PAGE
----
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She has false quarrels and feigned obligations to all the men of her acquaintance; sighs when she is not sad, and laughs when she is not merry. The coquette is in particular a great mistress of that part of oratory which is called action, and indeed seems to speak for no other purpose, but as it gives her an opportunity of stirring a limb, or varying a feature, of glancing her eyes, or playing with her fan.

As for news-mongers, politicians, mimics, storytellers, with other characters of that nature which give birth to loquacity, they are as commonly found among the men as the women : for which reason I shall pass them over in silence.

I have often been puzzled to assign a cause why. women should have this talent of a ready utterance in so much greater perfection than men. I have sometimes fancied that they have not a retentive power, or the faculty of suppressing their thoughts, as men have, but that they are necessitated to speak every thing they think; and if so, it would perhaps furnish a very strong argument to the Cartesians for the supporting of their doctrine that the soul always thinks. But as several are of opinion that the fair sex are not altogether strangers to the art of dissembling and concealing their thoughts, I have been forced to relinquish that opinion, and have therefore endeavoured to seek after some better reason. In order to it, a friend of mine, who is an excellent anatomist, has promised me by the first opportunity to dissect a woman's tongue, and to examine whe-, ther there may not be in it certain juices which render it so wonderfully voluble or flippant, or whether the fibres of it may not be made up of a finer or more pliant thread; or whether there are not in it some particular muscles which dart it up and down by such sudden glances and vibrations; or whether, in the last place, there may not be certain undiscovered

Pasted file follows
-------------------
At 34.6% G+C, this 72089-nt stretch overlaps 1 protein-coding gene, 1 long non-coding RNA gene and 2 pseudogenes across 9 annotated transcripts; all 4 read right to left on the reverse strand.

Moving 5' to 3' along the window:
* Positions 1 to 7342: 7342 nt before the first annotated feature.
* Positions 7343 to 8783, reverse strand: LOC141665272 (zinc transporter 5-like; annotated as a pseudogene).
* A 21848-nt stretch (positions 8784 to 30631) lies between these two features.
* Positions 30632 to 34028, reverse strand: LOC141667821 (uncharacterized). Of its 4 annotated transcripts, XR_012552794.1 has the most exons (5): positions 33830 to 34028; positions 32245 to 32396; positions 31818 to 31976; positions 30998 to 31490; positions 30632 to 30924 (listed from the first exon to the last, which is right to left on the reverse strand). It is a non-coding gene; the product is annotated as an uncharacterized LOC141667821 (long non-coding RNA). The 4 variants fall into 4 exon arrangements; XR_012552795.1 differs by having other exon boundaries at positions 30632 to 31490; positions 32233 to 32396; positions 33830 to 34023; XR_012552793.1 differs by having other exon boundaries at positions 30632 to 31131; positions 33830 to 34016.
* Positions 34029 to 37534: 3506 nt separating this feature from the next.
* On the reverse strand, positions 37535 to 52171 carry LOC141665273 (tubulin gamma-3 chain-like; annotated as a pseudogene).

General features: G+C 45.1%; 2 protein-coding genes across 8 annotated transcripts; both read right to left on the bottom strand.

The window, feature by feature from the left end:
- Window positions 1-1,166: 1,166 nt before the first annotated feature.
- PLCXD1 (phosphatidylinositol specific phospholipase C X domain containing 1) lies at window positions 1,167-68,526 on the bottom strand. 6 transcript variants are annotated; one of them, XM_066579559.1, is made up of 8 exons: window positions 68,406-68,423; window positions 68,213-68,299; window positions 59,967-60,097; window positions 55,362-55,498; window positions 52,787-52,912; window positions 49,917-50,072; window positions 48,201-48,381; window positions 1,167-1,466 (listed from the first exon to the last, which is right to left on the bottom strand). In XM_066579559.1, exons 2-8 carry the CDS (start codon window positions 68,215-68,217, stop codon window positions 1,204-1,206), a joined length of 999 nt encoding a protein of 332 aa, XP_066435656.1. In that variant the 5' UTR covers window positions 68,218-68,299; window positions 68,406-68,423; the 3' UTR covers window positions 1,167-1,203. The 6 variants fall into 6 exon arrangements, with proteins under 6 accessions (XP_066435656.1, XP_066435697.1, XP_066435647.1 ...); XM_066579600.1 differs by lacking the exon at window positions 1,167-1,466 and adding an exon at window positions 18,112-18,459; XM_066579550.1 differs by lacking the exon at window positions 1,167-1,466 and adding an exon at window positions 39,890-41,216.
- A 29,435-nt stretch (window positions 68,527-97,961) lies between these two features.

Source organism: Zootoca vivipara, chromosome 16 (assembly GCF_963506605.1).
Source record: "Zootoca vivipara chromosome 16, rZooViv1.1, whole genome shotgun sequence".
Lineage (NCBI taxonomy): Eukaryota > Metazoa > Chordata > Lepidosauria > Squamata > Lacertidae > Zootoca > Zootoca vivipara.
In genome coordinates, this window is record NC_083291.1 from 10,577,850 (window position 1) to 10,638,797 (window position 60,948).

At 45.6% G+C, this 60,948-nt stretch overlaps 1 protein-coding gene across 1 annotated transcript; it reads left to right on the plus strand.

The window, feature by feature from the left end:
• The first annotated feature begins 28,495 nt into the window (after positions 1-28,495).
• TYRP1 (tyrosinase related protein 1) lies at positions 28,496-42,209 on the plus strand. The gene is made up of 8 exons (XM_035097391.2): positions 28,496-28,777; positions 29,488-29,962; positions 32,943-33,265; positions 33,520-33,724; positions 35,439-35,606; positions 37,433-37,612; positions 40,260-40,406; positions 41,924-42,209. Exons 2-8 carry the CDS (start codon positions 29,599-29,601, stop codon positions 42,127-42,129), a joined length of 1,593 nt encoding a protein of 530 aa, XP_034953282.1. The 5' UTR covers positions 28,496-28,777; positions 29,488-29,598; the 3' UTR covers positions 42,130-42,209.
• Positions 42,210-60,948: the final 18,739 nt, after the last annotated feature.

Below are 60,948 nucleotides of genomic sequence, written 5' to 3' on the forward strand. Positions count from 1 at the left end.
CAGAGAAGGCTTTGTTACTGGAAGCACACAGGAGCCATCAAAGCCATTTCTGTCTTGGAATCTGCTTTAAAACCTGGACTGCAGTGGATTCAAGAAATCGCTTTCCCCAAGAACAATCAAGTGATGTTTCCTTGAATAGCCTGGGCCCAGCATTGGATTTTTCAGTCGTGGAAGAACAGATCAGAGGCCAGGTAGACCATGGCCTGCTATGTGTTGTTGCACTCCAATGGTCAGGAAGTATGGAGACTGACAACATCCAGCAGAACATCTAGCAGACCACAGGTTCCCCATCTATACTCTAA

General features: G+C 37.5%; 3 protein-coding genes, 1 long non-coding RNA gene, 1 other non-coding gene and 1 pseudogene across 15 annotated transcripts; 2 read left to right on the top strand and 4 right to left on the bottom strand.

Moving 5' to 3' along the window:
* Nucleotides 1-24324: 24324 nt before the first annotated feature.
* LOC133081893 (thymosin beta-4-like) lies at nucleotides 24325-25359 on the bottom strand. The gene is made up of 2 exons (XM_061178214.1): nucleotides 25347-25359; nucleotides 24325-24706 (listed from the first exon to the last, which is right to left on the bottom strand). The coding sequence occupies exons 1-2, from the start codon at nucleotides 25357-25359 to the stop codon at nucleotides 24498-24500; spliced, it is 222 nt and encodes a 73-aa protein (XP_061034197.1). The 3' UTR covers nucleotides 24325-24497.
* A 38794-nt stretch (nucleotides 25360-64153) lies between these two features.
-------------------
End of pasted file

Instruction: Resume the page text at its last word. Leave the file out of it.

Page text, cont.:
channels running from the head and the heart to this little instrument of loquacity, and conveying into it a perpetual affluency of animal spirits. Nor must I omit the reason which Hudibras has given, why those who can talk on trifles speak with the greatest fluency; namely, that the tongue is like a race-horse, which runs the faster the lesser weight it carries.

Which of these reasons soever may be looked upon as the most probable, I think the Irishman's thought was very natural, who after some hours conversation with a female orator, told her, that he believed her tongue was very glad when she was asleep, for that it had not a moment's rest all the while she was awake.

That excellent old ballad of The Wanton Wife of Bath has the following remarkable lines :

I think, quoth Thomas, women's longues

Of aspen leaves are made. And Ovid, though in the description of a very barbarous circumstance, tells us, that when the tongue of a beautiful female was cut out, and thrown upon the ground, it could not forbear muttering even in that posture:

- Comprensam forcipe linguam
Abstulit ense fero, radix micat ultima linguæ.
Ipsa jacet, terræque tremens immurmurat atræ ;
Utque salire solet mutilatæ cauda colubræ
Palpitat - -- Met. vi. 556.

-- The blade had cut
Her tongue sheer off, close to the trembling root;
The mangled part still quiver'd on the ground,
Murmuring with a faint imperfect sound;
And as a serpent writhes his wounded train,

Uneasy, panting, and possess'd with pain.-Croxall. If a tongue would be talking without a mouth, what could it have done when it had all its organs of speech, and accomplices of sound about it? I

might here mention the story of the Pippin Woman, had I not some reason to look upon it as fabulous*.

I must confess I am so wonderfully charmed with the music of this little instrument, that I would by no means discourage it. All that I aim at by this dissertation is, to cure it of several disagreeable notes, and in particular of those little jarrings and dissonances which arise from anger, censoriousness, gossiping, and coquetry. In short, I would always have it tuned by good-nature, truth, discretion, and sincerity.-C.

N° 248. FRIDAY, DECEMBER 14, 1711.

Hoc maximè officii est, ut quisque maximè opis indigeat, ita ei potissimùm opitulari.--Tull. Off. i. 16.